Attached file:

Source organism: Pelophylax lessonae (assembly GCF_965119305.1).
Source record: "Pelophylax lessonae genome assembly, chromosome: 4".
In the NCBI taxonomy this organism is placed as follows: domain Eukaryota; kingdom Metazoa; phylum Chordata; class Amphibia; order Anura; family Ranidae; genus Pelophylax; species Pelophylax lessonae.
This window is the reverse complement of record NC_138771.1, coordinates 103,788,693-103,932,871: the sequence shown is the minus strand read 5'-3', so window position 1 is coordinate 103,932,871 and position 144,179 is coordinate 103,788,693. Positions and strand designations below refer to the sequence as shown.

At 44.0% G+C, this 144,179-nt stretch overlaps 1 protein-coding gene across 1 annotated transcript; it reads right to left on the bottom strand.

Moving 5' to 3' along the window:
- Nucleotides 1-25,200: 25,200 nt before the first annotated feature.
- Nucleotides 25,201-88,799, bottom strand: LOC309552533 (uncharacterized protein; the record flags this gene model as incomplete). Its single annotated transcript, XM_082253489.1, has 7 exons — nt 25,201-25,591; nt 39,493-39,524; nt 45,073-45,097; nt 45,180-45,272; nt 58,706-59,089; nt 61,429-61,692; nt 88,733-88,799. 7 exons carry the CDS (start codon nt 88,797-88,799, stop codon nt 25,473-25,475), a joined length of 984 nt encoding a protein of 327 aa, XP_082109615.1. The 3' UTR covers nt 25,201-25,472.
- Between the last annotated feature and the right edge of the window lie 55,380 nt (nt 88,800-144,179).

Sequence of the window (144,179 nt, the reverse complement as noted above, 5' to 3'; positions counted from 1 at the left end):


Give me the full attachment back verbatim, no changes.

Source organism: Pelophylax lessonae (assembly GCF_965119305.1).
Source record: "Pelophylax lessonae genome assembly, chromosome: 4".
In the NCBI taxonomy this organism is placed as follows: domain Eukaryota; kingdom Metazoa; phylum Chordata; class Amphibia; order Anura; family Ranidae; genus Pelophylax; species Pelophylax lessonae.
This window is the reverse complement of record NC_138771.1, coordinates 103,788,693-103,932,871: the sequence shown is the minus strand read 5'-3', so window position 1 is coordinate 103,932,871 and position 144,179 is coordinate 103,788,693. Positions and strand designations below refer to the sequence as shown.

At 44.0% G+C, this 144,179-nt stretch overlaps 1 protein-coding gene across 1 annotated transcript; it reads right to left on the bottom strand.

Moving 5' to 3' along the window:
- Nucleotides 1-25,200: 25,200 nt before the first annotated feature.
- Nucleotides 25,201-88,799, bottom strand: LOC309552533 (uncharacterized protein; the record flags this gene model as incomplete). Its single annotated transcript, XM_082253489.1, has 7 exons — nt 25,201-25,591; nt 39,493-39,524; nt 45,073-45,097; nt 45,180-45,272; nt 58,706-59,089; nt 61,429-61,692; nt 88,733-88,799. 7 exons carry the CDS (start codon nt 88,797-88,799, stop codon nt 25,473-25,475), a joined length of 984 nt encoding a protein of 327 aa, XP_082109615.1. The 3' UTR covers nt 25,201-25,472.
- Between the last annotated feature and the right edge of the window lie 55,380 nt (nt 88,800-144,179).

Sequence of the window (144,179 nt, the reverse complement as noted above, 5' to 3'; positions counted from 1 at the left end):